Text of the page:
Pregnant women participated in the experimental group had received starting from educational program on LPP and Ergonomics to different exercises such as aerobics, strengthening and stretching exercises in group once a week and home exercises but the pregnant women from the control group received usual or standard antenatal care.

Effect of group training

The effect of group training on LPP on pregnant women at 36 weeks gestational period was examined by pooling data from four trails which used self-reported LPP (Eggen et al., 2012; Haakstad and Bø, 2015; Mørkved et al., 2007; Stafne et al., 2012) involving 1,159 participants. The mean effect of group training in all the included studies in this meta-analysis favors group training than routine antenatal care for the treatment of LPP among pregnant women (Fig. 1).
From the four studies included significant effect of group training was detected over usual antenatal care or no treatment with P=0.0035 (95% CI, −0.2348 to −0.0044). Heterogeneity between studies was negligible (I2=0.0%) and fixed effect model was used for analysis (Fig. 2).


Evidences on the effect of group training on pregnancy induced LPP are very controversial in which a number of studies showed as not effective and few studies suggested as it is effective. Therefore the aim of this review was to decide whether group training is beneficial or not to treat pregnant women who suffered from LPP. The overall result of the trials included in the meta-analysis indicates that group training is significantly effective at reducing LPP after pregnancy. Similarly one study showed that group training can significantly reduce LPP among pregnant women (Mørkved et al., 2007).
On the other hand there are studies which showed that group training has no effect in the treatment of LPP among pregnant women (Eggen et al., 2012; Haakstad and Bø, 2015; Haugland et al., 2006; Stafne et al., 2012). This difference could be due to the differences in the exercises and this systematic review with meta-analysis had taken data from all the studies and brings a new result which showed group training is found to be effective to treat LPP.
Even though all the RCTs concerning group exercise for LPP after pregnancy had taken because there is a scarce of studies in the area, this review was done by two authors with the help of other experts in analysis and in review which can methodologically leads to selection of articles bias, which could be negotiated by third author.
The results of this systematic review proposed that group training reduces LPP significantly better than routine antenatal care for pregnant women suffered from LPP. Group training is very useful to save time and human power especially in resource limited settings. Most of the studies included in this review were used the guidelines of American College of Obstetricians and Gynecologists with modifications according to their setup. Therefore clinical decision making shall be made based on patient’s safety, patient’s preferences and therapist expertise.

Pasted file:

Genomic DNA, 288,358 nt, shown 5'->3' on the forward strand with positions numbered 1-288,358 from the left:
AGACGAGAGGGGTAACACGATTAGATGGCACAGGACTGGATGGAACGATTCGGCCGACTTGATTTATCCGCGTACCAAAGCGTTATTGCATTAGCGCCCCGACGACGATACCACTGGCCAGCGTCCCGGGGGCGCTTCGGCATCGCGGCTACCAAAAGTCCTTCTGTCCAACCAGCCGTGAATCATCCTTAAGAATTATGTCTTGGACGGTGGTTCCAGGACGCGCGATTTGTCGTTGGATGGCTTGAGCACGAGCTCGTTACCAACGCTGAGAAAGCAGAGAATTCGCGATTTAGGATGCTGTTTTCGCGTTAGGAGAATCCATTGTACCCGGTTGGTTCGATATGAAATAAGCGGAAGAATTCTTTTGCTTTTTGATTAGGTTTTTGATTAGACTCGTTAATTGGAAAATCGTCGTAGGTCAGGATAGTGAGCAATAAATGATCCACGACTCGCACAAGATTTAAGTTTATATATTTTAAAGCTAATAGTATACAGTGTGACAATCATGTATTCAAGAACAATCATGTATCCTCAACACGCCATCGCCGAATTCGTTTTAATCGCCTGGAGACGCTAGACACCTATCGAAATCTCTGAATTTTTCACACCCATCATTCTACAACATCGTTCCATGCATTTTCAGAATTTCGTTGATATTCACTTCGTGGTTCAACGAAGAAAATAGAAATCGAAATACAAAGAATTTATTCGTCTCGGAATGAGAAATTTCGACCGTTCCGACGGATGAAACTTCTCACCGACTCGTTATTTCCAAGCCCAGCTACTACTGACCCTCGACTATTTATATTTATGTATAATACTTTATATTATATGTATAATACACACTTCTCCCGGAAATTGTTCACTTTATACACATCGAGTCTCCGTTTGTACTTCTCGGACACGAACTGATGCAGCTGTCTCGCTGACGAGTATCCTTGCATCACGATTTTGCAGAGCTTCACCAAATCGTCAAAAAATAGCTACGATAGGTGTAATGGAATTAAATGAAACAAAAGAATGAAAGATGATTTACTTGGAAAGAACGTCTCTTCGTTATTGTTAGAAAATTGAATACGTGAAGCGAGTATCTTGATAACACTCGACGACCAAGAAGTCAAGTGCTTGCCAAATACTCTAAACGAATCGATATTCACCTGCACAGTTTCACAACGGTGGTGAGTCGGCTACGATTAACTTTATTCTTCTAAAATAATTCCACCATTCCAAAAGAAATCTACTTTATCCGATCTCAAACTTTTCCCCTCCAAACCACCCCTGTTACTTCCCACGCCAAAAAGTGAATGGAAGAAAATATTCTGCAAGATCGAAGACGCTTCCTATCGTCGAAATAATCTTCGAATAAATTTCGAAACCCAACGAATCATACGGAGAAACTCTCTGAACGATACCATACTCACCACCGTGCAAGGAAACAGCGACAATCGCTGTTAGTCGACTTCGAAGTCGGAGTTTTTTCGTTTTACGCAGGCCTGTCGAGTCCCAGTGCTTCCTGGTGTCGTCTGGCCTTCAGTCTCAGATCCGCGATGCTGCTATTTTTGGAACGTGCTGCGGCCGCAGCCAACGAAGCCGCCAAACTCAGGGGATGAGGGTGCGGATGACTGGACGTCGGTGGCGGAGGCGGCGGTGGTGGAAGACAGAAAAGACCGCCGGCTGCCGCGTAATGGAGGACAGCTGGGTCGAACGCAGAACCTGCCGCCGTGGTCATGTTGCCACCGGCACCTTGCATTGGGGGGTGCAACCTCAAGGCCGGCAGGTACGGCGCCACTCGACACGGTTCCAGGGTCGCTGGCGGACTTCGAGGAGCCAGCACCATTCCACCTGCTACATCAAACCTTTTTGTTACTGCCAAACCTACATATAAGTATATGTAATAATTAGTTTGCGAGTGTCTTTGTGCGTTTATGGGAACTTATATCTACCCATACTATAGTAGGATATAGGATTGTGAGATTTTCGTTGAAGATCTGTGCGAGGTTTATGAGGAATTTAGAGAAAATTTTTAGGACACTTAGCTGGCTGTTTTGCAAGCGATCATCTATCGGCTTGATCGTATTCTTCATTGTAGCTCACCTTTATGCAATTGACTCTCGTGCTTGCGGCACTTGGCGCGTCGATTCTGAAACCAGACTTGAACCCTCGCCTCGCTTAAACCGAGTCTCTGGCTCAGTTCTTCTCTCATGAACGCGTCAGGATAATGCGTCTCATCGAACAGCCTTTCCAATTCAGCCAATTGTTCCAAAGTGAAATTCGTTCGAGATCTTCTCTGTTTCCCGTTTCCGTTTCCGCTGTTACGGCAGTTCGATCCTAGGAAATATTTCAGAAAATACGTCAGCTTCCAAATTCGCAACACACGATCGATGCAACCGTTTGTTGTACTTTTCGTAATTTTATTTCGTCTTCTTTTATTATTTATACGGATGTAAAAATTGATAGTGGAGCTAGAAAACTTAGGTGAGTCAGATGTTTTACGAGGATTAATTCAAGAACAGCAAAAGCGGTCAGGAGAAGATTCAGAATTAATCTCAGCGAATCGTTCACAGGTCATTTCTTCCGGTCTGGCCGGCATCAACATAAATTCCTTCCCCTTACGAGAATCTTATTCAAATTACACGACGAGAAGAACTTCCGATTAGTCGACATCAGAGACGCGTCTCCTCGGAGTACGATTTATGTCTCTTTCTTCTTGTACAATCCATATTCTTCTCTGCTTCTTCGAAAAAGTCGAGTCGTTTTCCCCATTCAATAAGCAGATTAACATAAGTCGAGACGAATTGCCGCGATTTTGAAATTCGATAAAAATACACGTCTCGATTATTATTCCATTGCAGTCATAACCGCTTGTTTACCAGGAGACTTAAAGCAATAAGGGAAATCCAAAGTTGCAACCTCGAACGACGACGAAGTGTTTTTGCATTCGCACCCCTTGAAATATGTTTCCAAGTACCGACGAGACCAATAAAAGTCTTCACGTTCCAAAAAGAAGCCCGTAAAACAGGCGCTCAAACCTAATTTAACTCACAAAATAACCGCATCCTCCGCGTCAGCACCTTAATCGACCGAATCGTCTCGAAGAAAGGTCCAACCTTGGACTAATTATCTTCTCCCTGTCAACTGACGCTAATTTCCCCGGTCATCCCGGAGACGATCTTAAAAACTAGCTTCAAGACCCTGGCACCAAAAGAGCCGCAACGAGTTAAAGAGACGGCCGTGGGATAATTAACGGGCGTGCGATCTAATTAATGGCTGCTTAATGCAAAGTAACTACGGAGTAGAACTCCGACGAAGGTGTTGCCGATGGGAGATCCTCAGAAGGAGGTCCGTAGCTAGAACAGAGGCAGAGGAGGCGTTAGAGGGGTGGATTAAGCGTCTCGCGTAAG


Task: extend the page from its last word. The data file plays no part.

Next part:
We feel very happy to express our special gratitude for staffs from Department of Epidemiology and Biostatistics, University of Gondar for their help in the analysis. We also appreciate Mr. Janakiraman Balamurugan from Department of Physiotherapy, University of Gondar for his support in reviewing and finding appropriate journal for dissemination.



No potential conflict of interest relevant to this article was reported.


Ansari NN, Hasson S, Naghdi S, Keyhani S, Jalaie S. Low back pain during pregnancy in Iranian women: prevalence and risk factors. Physiother Theory Pract. 2010;26:40–48.
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Balagué F, Mannion AF, Pellisé F, Cedraschi C. Non-specific low back pain. Lancet. 2012;379:482–491.

Buchbinder R, Blyth FM, March LM, Brooks P, Woolf AD, Hoy DG. Placing the global burden of low back pain in context. Best Pract Res Clin Rheumatol. 2013;27:575–589.
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Davies GA, Wolfe LA, Mottola MF, MacKinnon C. Society of Obstetricians and Gynecologists of Canada, SOGC Clinical Practice Obstetrics Committee. Joint SOGC/CSEP clinical practice guideline: exercise in pregnancy and the postpartum period. Can J Appl Physiol. 2003;28:330–341.
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Eggen MH, Stuge B, Mowinckel P, Jensen KS, Hagen KB. Can supervised group exercises including ergonomic advice reduce the prevalence and severity of low back pain and pelvic girdle pain in pregnancy? A randomized controlled trial. Phys Ther. 2012;92:781–790.
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Gore M, Sadosky A, Stacey BR, Tai KS, Leslie D. The burden of chronic low back pain: clinical comorbidities, treatment patterns, and health care costs in usual care settings. Spine (Phila Pa 1976). 2012;37:E668–677.

Haakstad LA, Bø K. Effect of a regular exercise programme on pelvic girdle and low back pain in previously inactive pregnant women: a randomized controlled trial. J Rehabil Med. 2015;47:229–234.
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Haugland KS, Rasmussen S, Daltveit AK. Group intervention for women with pelvic girdle pain in pregnancy. A randomized controlled trial. Acta Obstet Gynecol Scand. 2006;85:1320–1326.
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Hill JC, Whitehurst DG, Lewis M, Bryan S, Dunn KM, Foster NE, Konstantinou K, Main CJ, Mason E, Somerville S, Sowden G, Vohora K, Hay EM. Comparison of stratified primary care management for low back pain with current best practice (STarT Back): a randomised controlled trial. Lancet. 2011;378:1560–1571.

Hoy D, March L, Brooks P, Blyth F, Woolf A, Bain C, Williams G, Smith E, Vos T, Barendregt J, Murray C, Burstein R, Buchbinder R. The global burden of low back pain: estimates from the Global Burden of Disease 2010 study. Ann Rheum Dis. 2014;73:968–974.
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Mens JM, Vleeming A, Stoeckart R, Stam HJ, Snijders CJ. Understanding peripartum pelvic pain. Implications of a patient survey. Spine (Phila Pa 1976). 1996;21:1363–1369.
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Mørkved S, Salvesen KA, Schei B, Lydersen S, Bø K. Does group training during pregnancy prevent lumbopelvic pain? A randomized clinical trial. Acta Obstet Gynecol Scand. 2007;86:276–282.